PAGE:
Tuesday, July 21, 2009

The Stockbridge Mohicans Choose Lutheranism, Part 3

On page 8 of Christian Religion Among the Stockbridge-Munsee Band of Mohican Indians, Thelma Putnam tells of the momentum that the Lutheran presence was gaining among her people:

Rev. Nickel...purchased twenty acres...from Cornelius Aaron... About this time, the Lutheran Synod of Missouri, Ohio, and other States showed an interest in the mission with the result that Rev. Nickel turned it over to them. They soon decided to build a parsonage and call a full-time pastor. They planned that one room of the parsonage would be used for church services. Before the year was out this had all been accomplished. The pastor was Rev. John David Larsen....

The Larsens were warm, friendly folks who mixed with the people like old friends. The congregation grew so rapidly that soon the one room was not large enough for church services, and it spread out into two other rooms.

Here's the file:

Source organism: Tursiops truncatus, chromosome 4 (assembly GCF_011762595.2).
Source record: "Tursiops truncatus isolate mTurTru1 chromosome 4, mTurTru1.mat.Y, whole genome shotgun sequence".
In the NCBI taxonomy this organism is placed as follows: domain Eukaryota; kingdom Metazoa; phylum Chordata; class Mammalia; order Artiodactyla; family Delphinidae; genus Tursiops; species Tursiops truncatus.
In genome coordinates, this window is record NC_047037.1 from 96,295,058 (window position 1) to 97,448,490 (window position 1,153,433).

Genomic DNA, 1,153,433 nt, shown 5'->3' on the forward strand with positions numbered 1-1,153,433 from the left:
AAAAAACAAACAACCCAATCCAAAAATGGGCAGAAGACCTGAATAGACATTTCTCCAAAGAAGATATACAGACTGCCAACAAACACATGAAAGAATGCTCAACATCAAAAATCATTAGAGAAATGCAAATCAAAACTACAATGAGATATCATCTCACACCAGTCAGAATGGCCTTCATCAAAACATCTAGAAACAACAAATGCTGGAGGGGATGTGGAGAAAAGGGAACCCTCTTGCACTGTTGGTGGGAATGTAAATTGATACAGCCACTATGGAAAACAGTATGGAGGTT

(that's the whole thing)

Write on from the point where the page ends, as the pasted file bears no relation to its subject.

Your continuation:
This image was scanned from Thelma Putnam's book (page 8). The man on the left, William C. Davids, was Thelma Putnam's father. The caption states that the man on the right may be Adam Davids.

The Lutherans started a school in 1902 and by 1908 it had become a boarding school. The Lutheran mission became the center of social activity for the Stockbridge Mohicans and a community sprang up around it.

On page 12 of her book, Thelma Putnam remembered a speech that her father, William C. Davids, gave about "the joy of being a Lutheran" at a social gathering. He told the crowd that twenty-minute Lutheran sermons were more effective than the much longer Calvinist sermons and Lutherans were allowed to "play ball" and enjoy other fun activities on Sundays.

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